Fact 3 – Time to take a step out of your comfort zone
You’re thinking, “But I don’t know how to do that,” or “I don’t have the training and diploma for that.” (Are you French? Typical!) 😉 So, let’s take a pragmatic example of how a copywriter might find inspiration.
Let’s say you’re hired by the fanciest café in town to create content about their Christmas offer for their website, their newsletter, their social media page, etc. All they give you as source material is that there will be a traditional Christmas tree and they will serve Christmas beverages such as hot chocolate and mulled wine, along with gift-shaped pastries.
Time to open a blank page and make your first attempt.
Think about what you know about this café, about the client they target, check the tone they’ve used on each channel. Quickly check on SEO tools what the local searches are for the said theme and services. This might give helpful ideas about places, products or services you could mention that are often searched. Put yourself in the clients’ shoes. Why would they go there? What might they be doing just before or after? Why would they want or need to go to this café? What is the wow effect here?
Now, there are a million possibilities. If it were me, I’d probably go with writing a short web page about how pleasant it is to have a warm, hot cup of cocoa after running your Christmas errands in XX neighbourhood and adjacent ZY street. You take a sip, close your eyes, smell the sweet flavour of cinnamon pastries floating in the air and the natural fragrance of the fir tree. For a minute, you could have sworn you heard a fire crackling in a fireplace…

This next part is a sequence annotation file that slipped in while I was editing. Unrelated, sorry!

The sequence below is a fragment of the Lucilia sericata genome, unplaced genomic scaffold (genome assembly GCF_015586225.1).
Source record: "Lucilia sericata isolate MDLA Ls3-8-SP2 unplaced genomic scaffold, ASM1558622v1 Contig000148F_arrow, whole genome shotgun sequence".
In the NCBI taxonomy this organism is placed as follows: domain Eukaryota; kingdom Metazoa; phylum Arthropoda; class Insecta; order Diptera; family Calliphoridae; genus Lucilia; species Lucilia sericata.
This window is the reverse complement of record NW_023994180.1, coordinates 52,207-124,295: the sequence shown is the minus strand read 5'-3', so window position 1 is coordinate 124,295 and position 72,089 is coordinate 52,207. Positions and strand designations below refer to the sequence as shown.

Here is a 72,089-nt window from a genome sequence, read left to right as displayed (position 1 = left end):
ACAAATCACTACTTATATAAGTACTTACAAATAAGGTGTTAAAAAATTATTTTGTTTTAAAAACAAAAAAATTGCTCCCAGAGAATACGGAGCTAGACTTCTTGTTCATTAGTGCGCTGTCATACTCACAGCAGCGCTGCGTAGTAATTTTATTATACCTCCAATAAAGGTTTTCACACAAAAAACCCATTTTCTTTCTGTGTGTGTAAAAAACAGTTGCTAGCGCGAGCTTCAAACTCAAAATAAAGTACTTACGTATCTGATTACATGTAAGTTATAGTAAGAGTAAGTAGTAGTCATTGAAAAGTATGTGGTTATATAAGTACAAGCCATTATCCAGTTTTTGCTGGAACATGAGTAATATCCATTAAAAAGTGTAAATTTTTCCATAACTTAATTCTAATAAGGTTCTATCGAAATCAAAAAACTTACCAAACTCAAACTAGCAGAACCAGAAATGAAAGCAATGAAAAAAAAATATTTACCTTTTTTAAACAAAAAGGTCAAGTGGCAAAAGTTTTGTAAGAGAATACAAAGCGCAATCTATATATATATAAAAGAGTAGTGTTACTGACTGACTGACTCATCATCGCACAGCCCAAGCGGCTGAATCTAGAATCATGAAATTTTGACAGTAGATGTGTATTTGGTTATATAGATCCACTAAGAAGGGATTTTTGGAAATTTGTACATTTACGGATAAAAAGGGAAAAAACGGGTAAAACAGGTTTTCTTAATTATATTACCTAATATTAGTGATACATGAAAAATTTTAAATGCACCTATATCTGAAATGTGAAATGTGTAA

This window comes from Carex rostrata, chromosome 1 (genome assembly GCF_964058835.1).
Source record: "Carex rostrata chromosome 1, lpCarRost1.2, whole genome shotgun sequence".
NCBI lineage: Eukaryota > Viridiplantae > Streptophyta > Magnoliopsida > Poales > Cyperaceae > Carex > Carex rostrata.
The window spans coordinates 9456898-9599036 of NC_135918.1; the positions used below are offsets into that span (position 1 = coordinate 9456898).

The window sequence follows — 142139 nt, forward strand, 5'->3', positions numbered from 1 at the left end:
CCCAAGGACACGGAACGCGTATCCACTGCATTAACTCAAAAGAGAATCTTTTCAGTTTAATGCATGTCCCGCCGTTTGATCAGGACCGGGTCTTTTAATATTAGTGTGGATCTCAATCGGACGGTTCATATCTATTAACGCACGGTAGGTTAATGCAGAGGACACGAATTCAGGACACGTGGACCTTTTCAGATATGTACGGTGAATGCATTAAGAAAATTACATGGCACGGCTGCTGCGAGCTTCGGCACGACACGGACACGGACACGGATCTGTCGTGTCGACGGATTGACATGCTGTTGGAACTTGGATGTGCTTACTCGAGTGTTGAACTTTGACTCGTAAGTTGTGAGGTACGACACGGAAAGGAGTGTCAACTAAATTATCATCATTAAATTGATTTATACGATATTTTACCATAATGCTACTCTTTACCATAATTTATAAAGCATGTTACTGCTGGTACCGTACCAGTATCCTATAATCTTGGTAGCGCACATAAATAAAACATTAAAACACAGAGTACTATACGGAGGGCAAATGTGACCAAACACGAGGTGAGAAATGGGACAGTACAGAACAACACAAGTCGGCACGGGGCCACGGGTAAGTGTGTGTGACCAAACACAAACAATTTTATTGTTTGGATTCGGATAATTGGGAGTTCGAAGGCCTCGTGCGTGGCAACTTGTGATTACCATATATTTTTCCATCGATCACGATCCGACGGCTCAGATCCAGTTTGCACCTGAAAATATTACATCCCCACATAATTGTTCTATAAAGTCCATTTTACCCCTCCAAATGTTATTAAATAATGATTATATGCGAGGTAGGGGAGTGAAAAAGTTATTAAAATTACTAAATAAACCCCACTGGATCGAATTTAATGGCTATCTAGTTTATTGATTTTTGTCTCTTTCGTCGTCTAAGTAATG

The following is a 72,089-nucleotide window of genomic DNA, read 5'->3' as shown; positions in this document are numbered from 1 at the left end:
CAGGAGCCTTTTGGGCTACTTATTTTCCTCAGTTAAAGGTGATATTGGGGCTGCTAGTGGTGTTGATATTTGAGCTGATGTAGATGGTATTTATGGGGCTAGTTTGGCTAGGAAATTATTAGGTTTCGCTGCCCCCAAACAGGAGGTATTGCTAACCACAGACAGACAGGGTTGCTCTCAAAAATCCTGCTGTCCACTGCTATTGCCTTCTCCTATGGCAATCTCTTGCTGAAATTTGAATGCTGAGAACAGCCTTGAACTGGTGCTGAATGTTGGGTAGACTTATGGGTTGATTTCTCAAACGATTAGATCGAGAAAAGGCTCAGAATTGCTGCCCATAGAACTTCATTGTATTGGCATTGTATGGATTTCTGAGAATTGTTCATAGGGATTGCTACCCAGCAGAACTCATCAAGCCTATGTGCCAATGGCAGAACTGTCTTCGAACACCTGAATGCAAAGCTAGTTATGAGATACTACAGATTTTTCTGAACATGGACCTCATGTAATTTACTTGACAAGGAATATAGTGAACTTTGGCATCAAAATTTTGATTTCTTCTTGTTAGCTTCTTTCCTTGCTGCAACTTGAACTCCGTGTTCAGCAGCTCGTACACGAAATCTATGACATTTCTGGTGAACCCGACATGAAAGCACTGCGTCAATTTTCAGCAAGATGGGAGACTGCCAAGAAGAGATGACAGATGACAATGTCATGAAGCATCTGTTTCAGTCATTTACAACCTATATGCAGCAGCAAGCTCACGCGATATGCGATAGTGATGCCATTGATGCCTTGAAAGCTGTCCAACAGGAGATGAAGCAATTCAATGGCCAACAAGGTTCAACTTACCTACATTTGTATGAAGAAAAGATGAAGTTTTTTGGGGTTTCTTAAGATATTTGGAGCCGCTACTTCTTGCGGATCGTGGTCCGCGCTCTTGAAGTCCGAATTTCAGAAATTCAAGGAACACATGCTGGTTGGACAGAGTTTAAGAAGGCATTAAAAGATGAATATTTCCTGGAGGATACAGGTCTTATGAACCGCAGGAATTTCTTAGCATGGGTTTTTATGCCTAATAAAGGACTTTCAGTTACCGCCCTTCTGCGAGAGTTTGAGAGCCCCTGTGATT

Maybe a newsletter with a shorter version of the cocoa sip idea and the mulled wine as a festive alternative to the usual after-work drink. And finally, a social media post with a tantalising pastry picture, inviting users to celebrate Christmas early and to comment on whether they would rather pair the pastry with mulled wine or hot cocoa.
These are just quick thoughts on what you could write with so little information. And be warned, once your imaginative juices get flowing, you may end up loving being a copywriter and start writing some books of your own. That’s how I ended up releasing my first book for kids! Again, another story…
Emilie Lefeuvre (founder of Geo network)
After a Masters in Translation and a year travelling the US as part of a sales force team, Emilie spent several years in the marketing department of a large real estate firm. Her passion for languages, taste for travel and digital inclinations lead her back to the field of translation. A talented team builder, the past five years have been mostly devoted to project management. Nevertheless, translation and copywriting are still a big part of her life. So much so that in early 2018 she published her first book for children.